Tyler Duke is an undersized two-way defenseman who has great awareness in all three zone and can make a lot happen while he is on the ice. He has solid mobility, with strong edgework and the ability to change pace and directions quickly, allowing him to navigate up and down the ice. His mobility is…
|Aug 28/23||Duke Tyler||25090 – Finland vs. USA White||WJSS||by Jed Neff||View Report|
|Dec 23/21||Duke Tyler||23019 – USA U18 vs. Boston University||NCAA||by Josh Thomas||View Report|
|Dec 4/21||Duke Tyler||22886 – Chicago vs. USA U18||USHL||by Douglas Larson||View Report|
|Oct 1/21||Duke Tyler||22529 – USA U18 vs. Sioux City||USHL||by Sebastian Death||View Report|
|Aug 23/21||Duke Tyler||22388 – USA U17 vs. Youngstown||USHL||by Austin Broad||View Report|
|2022-2023||Ohio State Univ.||ncaa||0||0||0||0||0||0||0|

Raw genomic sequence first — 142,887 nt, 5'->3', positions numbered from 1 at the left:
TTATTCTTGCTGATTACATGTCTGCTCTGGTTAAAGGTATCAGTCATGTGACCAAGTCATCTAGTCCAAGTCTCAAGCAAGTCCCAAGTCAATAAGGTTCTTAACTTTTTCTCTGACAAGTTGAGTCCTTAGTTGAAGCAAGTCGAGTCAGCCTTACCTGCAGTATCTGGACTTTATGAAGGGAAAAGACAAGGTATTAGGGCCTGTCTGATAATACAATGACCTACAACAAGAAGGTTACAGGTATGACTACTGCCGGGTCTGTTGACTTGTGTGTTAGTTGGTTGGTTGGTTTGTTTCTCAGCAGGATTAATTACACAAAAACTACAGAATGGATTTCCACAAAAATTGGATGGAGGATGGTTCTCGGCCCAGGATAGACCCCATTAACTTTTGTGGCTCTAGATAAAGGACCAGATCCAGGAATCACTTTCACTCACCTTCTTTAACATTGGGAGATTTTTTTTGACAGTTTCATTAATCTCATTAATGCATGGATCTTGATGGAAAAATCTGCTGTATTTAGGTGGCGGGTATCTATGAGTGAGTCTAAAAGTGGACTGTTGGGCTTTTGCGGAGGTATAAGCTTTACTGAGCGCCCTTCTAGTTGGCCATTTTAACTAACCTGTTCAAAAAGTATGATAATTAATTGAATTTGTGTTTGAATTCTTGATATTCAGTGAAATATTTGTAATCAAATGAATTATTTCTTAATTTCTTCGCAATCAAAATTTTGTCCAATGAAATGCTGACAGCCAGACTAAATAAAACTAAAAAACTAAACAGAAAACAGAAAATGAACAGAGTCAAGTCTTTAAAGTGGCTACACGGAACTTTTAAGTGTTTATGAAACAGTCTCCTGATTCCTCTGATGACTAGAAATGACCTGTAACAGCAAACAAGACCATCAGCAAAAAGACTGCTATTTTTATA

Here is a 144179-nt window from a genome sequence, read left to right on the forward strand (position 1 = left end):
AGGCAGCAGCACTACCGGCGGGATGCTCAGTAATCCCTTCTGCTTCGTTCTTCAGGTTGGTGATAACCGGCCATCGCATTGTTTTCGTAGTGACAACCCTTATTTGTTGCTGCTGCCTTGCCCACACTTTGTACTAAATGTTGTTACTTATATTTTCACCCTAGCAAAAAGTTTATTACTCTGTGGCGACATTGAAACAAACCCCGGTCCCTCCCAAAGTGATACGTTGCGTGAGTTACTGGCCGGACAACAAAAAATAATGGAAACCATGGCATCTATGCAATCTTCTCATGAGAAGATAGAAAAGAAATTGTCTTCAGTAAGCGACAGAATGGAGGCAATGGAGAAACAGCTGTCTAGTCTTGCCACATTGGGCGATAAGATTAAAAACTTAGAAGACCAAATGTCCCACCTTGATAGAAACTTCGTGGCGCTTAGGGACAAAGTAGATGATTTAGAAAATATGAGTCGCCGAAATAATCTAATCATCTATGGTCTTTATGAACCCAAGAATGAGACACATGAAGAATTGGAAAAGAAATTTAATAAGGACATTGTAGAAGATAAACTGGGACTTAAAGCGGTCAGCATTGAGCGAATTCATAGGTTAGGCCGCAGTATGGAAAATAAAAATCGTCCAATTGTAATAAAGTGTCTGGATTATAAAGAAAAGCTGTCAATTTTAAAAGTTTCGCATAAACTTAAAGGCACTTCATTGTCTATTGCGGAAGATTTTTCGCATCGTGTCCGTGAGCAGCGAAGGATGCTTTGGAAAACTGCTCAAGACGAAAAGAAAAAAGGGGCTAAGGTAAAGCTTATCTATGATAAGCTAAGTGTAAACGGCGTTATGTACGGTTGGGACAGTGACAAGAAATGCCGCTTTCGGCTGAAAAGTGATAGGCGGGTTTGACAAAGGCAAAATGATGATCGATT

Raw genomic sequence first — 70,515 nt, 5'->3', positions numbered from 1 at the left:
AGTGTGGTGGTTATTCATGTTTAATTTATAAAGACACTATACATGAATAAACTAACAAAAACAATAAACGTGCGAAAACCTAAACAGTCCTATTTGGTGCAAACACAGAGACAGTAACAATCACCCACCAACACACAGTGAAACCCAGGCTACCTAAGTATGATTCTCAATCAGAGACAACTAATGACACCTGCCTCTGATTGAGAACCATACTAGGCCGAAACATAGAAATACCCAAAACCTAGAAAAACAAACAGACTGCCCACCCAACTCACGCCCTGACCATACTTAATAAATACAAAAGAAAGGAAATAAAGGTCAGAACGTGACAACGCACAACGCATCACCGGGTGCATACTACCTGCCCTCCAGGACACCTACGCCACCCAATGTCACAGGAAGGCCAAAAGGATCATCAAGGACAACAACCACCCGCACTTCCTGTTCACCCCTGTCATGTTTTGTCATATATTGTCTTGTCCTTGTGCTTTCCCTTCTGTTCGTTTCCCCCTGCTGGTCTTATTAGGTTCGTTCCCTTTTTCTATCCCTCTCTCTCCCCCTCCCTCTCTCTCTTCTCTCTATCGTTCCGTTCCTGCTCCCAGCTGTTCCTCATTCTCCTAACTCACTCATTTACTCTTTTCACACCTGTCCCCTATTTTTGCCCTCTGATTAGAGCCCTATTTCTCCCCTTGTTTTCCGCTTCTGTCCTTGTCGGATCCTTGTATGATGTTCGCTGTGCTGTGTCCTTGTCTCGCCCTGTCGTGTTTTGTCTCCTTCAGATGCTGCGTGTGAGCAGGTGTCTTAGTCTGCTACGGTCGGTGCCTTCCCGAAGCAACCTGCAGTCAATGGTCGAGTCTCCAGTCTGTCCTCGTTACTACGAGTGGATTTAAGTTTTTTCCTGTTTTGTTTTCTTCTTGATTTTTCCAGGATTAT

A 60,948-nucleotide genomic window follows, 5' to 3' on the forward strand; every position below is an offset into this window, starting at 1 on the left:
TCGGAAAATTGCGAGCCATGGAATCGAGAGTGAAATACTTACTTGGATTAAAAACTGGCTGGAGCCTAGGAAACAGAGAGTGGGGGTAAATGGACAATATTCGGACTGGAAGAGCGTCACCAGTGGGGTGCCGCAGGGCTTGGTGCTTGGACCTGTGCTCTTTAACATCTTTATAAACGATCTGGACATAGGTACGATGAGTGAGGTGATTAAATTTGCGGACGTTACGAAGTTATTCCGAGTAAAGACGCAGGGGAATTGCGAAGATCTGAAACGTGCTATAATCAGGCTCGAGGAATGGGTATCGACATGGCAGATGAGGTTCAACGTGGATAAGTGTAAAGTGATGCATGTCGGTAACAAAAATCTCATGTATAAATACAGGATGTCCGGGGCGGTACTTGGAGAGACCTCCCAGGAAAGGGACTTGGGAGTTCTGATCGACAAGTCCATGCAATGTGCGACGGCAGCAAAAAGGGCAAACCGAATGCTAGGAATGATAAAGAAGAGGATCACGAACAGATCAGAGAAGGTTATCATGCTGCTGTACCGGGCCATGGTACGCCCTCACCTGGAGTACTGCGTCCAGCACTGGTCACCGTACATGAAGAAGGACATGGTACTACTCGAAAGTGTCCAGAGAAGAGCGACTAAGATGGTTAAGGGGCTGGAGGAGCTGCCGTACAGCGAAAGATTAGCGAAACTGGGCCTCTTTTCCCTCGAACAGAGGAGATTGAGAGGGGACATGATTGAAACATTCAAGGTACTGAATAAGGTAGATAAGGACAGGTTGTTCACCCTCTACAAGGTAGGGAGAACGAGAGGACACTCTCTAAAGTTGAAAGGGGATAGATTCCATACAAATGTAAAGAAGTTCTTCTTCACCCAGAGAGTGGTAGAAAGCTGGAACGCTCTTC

Tyler Duke is an undersized two-way defenseman who has great awareness in all three zone and can make a lot happen while he is on the ice. He has solid mobility, with strong edgework and the ability to change pace and directions quickly, allowing him to navigate up and down the ice. His mobility is his best asset, because it allows him to impact the game both offensively and defensively. He can angle off opponents and take away their space because he is able to close in on them quickly. Offensively, he can jump into the rush either as a puck-carrying or an off-puck option. He has the IQ and awareness to attack the open lanes and put himself in the best possible to be an offensive threat off the rush. His awareness and IQ are further along than expected, but with someone of his smaller stature there are some limitations to his game right now that give reason to pause. He’s not the strongest player, making it difficult to be seen as a true scoring threat from the point with his shot. It can also be easy for his opponents to outmuscle him along the boards or in the high-slot while he’s defending. He is still young, and will look to add muscle as he gets older and spends a few seasons in the NCAA before making the jump to the pros. The good news for him is he has proven he can be an effective player even with his limited physical tools. If he can develop them it’ll open up greater upside. As it stands he can be a top-six blueliner who can play at five-on-five and on a second power play unit. If he does add some more mass and physicality to his game his ceiling would drastically improve, but even right now there is still enough to bet on Duke developing into a solid everyday NHLer.